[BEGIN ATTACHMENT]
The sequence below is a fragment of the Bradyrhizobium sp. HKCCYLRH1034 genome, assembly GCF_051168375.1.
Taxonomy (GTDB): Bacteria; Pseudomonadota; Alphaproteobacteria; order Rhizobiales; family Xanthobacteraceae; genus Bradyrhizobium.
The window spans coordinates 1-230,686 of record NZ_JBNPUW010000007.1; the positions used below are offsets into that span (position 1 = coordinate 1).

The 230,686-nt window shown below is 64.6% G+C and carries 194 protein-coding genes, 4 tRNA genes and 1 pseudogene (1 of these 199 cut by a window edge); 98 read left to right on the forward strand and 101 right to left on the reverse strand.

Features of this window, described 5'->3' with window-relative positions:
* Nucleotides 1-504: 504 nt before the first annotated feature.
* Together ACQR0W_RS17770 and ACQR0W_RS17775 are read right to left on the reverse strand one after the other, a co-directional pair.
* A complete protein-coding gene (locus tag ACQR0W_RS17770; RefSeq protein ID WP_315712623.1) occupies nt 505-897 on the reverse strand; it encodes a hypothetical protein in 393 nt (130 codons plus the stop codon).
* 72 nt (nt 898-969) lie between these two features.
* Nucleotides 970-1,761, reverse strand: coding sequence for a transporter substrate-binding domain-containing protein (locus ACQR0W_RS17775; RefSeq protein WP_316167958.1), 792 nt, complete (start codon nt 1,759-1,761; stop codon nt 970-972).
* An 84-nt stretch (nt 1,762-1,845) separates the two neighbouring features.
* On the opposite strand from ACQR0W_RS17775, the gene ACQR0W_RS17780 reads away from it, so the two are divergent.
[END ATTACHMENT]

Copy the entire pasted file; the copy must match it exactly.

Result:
The sequence below is a fragment of the Bradyrhizobium sp. HKCCYLRH1034 genome, assembly GCF_051168375.1.
Taxonomy (GTDB): Bacteria; Pseudomonadota; Alphaproteobacteria; order Rhizobiales; family Xanthobacteraceae; genus Bradyrhizobium.
The window spans coordinates 1-230,686 of record NZ_JBNPUW010000007.1; the positions used below are offsets into that span (position 1 = coordinate 1).

The 230,686-nt window shown below is 64.6% G+C and carries 194 protein-coding genes, 4 tRNA genes and 1 pseudogene (1 of these 199 cut by a window edge); 98 read left to right on the forward strand and 101 right to left on the reverse strand.

Features of this window, described 5'->3' with window-relative positions:
* Nucleotides 1-504: 504 nt before the first annotated feature.
* Together ACQR0W_RS17770 and ACQR0W_RS17775 are read right to left on the reverse strand one after the other, a co-directional pair.
* A complete protein-coding gene (locus tag ACQR0W_RS17770; RefSeq protein ID WP_315712623.1) occupies nt 505-897 on the reverse strand; it encodes a hypothetical protein in 393 nt (130 codons plus the stop codon).
* 72 nt (nt 898-969) lie between these two features.
* Nucleotides 970-1,761, reverse strand: coding sequence for a transporter substrate-binding domain-containing protein (locus ACQR0W_RS17775; RefSeq protein WP_316167958.1), 792 nt, complete (start codon nt 1,759-1,761; stop codon nt 970-972).
* An 84-nt stretch (nt 1,762-1,845) separates the two neighbouring features.
* On the opposite strand from ACQR0W_RS17775, the gene ACQR0W_RS17780 reads away from it, so the two are divergent.